How Valuable Was His Islam?

Those who argue about his being the first Muslim are not numerous. But there are those who argue about the value of his early adoption of the new faith compared to the conversion of other prominent companions whose Islam was preceded by that of ‘Ali. ‘Ali was still a child in the tenth year of his age they argue.

It would not be expected from such a child to think like a man and base his opinion on logic and wisdom in choosing between alternatives he faces. He rather is expected to adopt Islam not because of a sound thinking but because of his attachment to the Holy Prophet for he was brought up by the Prophet as a member of his family.

Had ‘Ali been an ordinary child this argument would be sound. But ‘Ali was not an ordinary child during his childhood nor was he an ordinary man during his manhood. All evidences show that he was one of the genius types of individuals who reached the maturity in their early years and surpassed the average men in understanding the truth and high ideals.

Had ‘Ali been motivated by his attachment to the Holy Prophet he would not have asked the Prophet to give him time to consult his father. The Prophet was his guardian and teacher and ‘Ali was ready to follow his ethical instructions.

The Prophet used to raise for him every day a banner of his ethics and ‘Ali used to follow him as a child follows his mother. He did not ask the Prophet to give him time to consult his father or to think by himself whether he will follow any of his ethical teachings. Yet when he offered him a new religion he asked the Prophet to give him time to consult his father.

He spent his night thinking and when the truth became clear to him he decided not to consult his father after all and immediately accepted the invitation of the Holy Prophet. He came to the Messenger declaring his Islam and uttering his wise words which neither the ordinary children nor the ordinary men can think of.

The invitation of the Messenger to ‘Ali by itself tells us that the Messenger did not consider him an ordinary child.

We did not find in history that the Messenger ever invited any of the children except the Imam ‘Ali. He used to invite only men and women expecting their children to follow them because children cannot think for themselves or distinguish between right and wrong. He privileged ‘Ali by inviting him to adopt the new faith while he was ten years old.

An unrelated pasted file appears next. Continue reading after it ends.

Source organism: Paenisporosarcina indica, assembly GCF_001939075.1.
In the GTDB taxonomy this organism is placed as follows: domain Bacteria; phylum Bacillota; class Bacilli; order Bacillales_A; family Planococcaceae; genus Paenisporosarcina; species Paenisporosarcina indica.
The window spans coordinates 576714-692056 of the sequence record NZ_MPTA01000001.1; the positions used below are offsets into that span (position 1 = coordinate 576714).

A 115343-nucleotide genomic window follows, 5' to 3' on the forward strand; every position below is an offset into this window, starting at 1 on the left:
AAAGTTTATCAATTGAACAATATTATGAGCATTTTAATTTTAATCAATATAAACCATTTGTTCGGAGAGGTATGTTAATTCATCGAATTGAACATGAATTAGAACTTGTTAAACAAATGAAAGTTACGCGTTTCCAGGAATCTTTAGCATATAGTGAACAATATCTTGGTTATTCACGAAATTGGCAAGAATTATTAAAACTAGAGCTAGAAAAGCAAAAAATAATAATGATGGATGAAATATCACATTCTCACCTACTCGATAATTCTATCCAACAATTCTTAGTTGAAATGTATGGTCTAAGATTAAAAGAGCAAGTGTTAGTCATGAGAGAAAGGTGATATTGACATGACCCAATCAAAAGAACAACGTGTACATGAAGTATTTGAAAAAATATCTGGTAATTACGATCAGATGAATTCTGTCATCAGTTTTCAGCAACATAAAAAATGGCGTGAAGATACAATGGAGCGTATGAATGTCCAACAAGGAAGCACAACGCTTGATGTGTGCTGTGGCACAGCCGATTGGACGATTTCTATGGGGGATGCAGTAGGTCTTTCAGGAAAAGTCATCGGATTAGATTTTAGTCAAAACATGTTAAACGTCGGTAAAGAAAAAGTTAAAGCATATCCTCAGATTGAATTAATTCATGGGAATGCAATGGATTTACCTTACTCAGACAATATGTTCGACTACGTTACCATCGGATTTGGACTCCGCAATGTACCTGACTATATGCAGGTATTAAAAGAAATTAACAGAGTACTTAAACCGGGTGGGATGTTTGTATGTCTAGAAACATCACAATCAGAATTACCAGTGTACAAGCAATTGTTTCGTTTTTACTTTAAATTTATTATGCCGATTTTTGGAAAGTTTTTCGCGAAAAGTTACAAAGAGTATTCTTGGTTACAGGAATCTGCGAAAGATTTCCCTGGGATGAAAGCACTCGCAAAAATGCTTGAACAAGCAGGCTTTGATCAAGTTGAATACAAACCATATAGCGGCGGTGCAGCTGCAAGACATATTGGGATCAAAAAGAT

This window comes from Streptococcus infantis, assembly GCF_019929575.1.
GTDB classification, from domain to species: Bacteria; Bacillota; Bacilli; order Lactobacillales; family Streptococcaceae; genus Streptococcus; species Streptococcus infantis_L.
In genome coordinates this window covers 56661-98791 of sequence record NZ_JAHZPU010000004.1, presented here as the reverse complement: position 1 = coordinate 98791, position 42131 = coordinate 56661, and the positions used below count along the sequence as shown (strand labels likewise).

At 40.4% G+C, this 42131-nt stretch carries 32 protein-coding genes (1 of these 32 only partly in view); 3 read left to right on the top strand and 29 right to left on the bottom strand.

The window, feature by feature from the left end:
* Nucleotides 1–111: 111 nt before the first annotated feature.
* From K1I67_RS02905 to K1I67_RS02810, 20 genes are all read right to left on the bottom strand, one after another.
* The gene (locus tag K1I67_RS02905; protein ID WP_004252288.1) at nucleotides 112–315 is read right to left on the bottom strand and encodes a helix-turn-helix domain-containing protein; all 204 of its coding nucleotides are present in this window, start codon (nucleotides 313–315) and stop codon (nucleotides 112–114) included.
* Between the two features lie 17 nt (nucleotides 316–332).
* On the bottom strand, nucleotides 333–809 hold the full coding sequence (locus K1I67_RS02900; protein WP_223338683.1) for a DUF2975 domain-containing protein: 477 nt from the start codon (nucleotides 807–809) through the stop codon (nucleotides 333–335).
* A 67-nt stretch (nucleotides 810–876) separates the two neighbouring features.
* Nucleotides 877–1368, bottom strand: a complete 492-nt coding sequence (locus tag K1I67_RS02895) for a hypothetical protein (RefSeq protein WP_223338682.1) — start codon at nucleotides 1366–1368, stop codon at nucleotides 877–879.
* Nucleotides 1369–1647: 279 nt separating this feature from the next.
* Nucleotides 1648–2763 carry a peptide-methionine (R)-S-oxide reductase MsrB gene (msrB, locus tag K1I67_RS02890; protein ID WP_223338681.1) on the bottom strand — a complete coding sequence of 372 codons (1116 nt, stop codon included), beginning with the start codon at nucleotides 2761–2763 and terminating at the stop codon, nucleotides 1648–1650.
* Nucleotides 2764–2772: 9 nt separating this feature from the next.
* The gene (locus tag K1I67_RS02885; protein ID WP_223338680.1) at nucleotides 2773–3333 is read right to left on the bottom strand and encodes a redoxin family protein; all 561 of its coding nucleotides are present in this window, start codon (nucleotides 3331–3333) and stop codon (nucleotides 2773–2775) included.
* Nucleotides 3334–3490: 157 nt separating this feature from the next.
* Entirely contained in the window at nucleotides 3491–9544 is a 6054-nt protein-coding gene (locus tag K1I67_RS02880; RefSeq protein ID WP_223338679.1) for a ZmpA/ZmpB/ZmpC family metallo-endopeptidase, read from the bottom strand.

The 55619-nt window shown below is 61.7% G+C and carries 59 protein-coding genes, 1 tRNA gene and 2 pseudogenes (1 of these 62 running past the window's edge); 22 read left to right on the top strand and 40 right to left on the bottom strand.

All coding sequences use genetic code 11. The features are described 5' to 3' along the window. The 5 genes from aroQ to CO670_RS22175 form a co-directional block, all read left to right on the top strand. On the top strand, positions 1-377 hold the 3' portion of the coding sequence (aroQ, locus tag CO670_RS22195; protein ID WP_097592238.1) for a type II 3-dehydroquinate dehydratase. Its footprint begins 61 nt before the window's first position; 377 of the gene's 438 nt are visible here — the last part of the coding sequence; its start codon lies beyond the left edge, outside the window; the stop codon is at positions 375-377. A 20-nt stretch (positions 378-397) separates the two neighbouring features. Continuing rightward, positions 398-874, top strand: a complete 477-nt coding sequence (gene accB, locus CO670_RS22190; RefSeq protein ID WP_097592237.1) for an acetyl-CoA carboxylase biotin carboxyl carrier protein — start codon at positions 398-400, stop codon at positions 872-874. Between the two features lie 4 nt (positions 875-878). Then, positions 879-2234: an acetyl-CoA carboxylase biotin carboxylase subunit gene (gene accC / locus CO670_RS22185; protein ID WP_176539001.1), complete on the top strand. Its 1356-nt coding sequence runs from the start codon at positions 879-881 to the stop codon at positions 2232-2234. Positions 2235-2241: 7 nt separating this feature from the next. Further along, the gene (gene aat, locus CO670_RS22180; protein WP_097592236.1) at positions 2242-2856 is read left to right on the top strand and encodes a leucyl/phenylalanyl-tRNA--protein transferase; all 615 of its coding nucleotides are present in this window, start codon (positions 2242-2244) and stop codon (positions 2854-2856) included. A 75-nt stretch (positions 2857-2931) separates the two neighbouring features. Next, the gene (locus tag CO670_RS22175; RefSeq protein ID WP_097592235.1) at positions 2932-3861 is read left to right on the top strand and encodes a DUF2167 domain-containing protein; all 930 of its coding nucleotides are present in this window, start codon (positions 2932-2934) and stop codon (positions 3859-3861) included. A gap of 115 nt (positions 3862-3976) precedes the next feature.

In fact he bestowed on him two exclusive honors: He was the only child whom he invited to the faith and above all he invited him before he invited any of the men.

I would like to say that casting doubt on the importance of ‘Ali's adoption of the faith because of his young age does not accord with our belief in the wisdom of the Messenger and soundness of his opinion. The event which we shall consider in the following chapter indicates that the opinion of the Messenger about ‘Ali does not agree with the opinion of those who argue to the contrary.

Al-Jahith and other scholars tried to belittle the value of the Islam of ‘Ali because of his young age. They ignored the fact that the Holy Prophet took him as his minister and brother while ‘Ali did not exceed the thirteenth year of his age. This took place at the conference which he held with his close relatives at his house in Mecca. He not only bestowed on him these honors but also told the attending men to obey him.

  • 1. Dr. Muhammad Hussein Haikal Hayat Muhammad (Life of Muhammad) p. 138.
  • 2. Ibn Hisham Al-Searat (Biography of the Prophet) Part 1 p.245.
  • 3. Al-Hakim Al-Mustadrak Part 3 p. 112.
  • 4. Ibn Majah Sunan Ibn Majah Part 1 p.44 (hadith 120)
  • 5. Al-Hakim Al-Mustadrak Part 3 p. 112
  • 6. Imam Ahmad Al-Musnad Part 3 p. 136.